Germany, it appears, could teach Canadian hog farmers a thing or two. And two of its hog producers came here to the annual swine industry seminar recently to do exactly that.
German producers have learned through trial and “a lot of mistakes” how to raise hogs in free-stall conditions, said Dr. Friedrich Osterhoff of Ahrhoff GmbH, a company that runs a feed mill and hog farms.
The company, based in Boenen, Germany, has also learned how to achieve high performance and herd health without antibiotics or hormone growth promoters.
Feed conversions are running around 2.6 kilograms of feed per kilogram of hog, he said.
Another major difference is that all German hog farms practise batch farrowing, he said. It reduces labour, improves the number of pigs weaned per sow and makes all-in, all-out disease-reducing management possible.
Sow groups, he said, need to be at least 15, and preferably 30 or even more. At 10 or less, there is a lot of fighting, he said.
A typical farm runs five to seven groups per sow herd, he said. The one disadvantage is needing more sow crates: 20 per cent more for a four-week batch system, 29 per cent more for a three-week batch system.
Litters are equalized at 12 to 13, he said. Batches farrow within two to three days. “We only have a couple of busy days per month,” Osterhoff said.
One of the most popular sow barn designs is open-ended crates. The sows are free to roam in a wide aisle, then enter a crate to feed.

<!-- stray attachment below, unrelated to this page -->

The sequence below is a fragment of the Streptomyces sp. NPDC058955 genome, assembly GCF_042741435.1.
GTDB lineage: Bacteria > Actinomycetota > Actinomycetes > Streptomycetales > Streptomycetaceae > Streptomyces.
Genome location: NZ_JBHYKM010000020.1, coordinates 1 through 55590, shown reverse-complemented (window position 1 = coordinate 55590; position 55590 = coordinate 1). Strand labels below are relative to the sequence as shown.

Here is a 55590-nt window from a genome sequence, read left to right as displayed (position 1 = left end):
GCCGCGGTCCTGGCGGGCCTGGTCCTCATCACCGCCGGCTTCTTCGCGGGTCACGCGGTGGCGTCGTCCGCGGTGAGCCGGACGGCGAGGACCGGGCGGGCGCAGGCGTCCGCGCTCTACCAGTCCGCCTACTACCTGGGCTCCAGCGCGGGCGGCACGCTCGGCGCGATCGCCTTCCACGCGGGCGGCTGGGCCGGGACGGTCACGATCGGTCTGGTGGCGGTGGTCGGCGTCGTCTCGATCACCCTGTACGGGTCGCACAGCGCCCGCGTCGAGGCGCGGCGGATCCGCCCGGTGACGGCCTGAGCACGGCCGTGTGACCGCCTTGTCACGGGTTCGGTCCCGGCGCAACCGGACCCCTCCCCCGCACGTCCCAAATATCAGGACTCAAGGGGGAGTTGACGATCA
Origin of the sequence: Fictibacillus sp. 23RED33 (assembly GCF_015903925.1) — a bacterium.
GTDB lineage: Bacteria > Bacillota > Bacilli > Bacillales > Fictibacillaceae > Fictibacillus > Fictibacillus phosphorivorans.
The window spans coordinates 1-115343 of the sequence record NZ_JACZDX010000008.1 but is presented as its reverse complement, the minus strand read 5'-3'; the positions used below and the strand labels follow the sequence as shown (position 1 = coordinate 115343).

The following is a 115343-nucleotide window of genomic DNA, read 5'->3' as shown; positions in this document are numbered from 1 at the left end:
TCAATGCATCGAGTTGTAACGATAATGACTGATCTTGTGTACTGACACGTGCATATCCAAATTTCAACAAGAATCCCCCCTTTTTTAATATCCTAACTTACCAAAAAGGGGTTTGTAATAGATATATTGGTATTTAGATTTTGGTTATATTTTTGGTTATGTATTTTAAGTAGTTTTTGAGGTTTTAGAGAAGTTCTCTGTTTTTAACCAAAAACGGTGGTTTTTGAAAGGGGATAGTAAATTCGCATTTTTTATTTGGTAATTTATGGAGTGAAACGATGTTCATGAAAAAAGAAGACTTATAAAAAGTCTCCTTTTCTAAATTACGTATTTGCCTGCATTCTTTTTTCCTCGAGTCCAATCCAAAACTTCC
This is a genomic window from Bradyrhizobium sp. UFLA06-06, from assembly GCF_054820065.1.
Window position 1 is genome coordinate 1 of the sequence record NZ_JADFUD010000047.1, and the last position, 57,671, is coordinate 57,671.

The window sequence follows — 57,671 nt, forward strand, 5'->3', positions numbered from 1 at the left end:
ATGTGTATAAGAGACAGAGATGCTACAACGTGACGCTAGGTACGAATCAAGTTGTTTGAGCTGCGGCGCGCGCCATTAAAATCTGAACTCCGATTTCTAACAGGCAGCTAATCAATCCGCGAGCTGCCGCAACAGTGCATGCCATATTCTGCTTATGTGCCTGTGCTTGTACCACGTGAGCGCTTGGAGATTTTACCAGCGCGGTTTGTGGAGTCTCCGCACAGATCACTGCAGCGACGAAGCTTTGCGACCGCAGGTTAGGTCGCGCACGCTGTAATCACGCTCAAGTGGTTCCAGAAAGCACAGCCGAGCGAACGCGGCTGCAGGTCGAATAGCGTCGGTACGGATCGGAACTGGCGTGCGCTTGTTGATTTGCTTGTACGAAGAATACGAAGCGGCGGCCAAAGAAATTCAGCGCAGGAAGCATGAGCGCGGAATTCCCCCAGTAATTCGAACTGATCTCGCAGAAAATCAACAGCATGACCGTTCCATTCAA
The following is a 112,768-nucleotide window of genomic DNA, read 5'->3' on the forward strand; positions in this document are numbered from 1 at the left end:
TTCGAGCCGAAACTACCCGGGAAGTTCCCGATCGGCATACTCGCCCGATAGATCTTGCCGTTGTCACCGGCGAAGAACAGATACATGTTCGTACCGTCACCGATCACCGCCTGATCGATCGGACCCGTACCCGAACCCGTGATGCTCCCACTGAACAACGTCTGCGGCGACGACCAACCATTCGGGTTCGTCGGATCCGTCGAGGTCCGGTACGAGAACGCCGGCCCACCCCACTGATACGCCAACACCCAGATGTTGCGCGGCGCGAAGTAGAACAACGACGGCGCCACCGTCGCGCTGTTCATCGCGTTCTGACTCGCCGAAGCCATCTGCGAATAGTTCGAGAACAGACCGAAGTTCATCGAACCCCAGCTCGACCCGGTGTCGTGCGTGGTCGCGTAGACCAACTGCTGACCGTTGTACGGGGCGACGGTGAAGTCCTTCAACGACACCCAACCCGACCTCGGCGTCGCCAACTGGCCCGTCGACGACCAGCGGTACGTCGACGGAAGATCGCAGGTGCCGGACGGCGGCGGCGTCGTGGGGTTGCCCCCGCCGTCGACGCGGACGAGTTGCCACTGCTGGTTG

A gate closes to keep her in and other sows out while she eats. And she will usually rest in the crate, sometimes for many hours, often all the time, Osterhoff said.
“Of course, when the inspector comes, the crates are all open,” he said with a chuckle echoed by an audience of about 90 people.
For breeding, the Pietrain breed is popular as a terminal cross, Osterhoff said, more popular than Durocs. The Germans have imported some of Canada’s best Durocs.
Osterhoff has helped to organize 15 trips over the last 10 years for 300 German farmers to scrutinize the Canadian and U. S. hog industries. Ontario suits them better, he said, because the scale of farms closely resembles Germany’s farms. They find it’s harder to learn anything useful from the large U. S. operations, he said.
Among the things they learned in North America was the value of segregated weaning setups.
Hans-Peter Witt, who farms 950 hectares and raises about 28,000 market hogs per year near the North Sea and border with Denmark, told how two women inseminate 100 sows within an hour to 70 minutes. Any sows that fail to catch are culled unless their track records are strong enough to warrant another chance.
Many of his sows are outside, even in winter weather that can dip to -15C. Their watering nipples are beside the barn, under a tin roof and behind a curtain of plastic strips, and the system has never frozen, he said.
Castration, he said, is emerging as a major animal welfare issue. The Germans have tried and reject antibody injections and carbon dioxide anesthetic. Neither is allowed by the government, although they are legal in other countries such as Switzerland and Australia.
Painkiller injections seem likely to become the solution when current castration practices are banned, Witt said. Injections are expected to cost 10 to 15 euro cents (C15 to 18 cents) per pig.
Witt also outlined how compulsory state-run insurance programs operate, covering losses when a “named” disease wipes out a herd. Many farmers buy additional voluntary insurance to cover additional diseases and losses related to quarantine zones embracing a healthy herd.
There are 15 million euros (C$23 million) in the fund now, so premiums have been suspended, he said.
German pork-packing companies make so many excellent sausages that per capita pork consumption is 55 kg per year, Osterhoff said.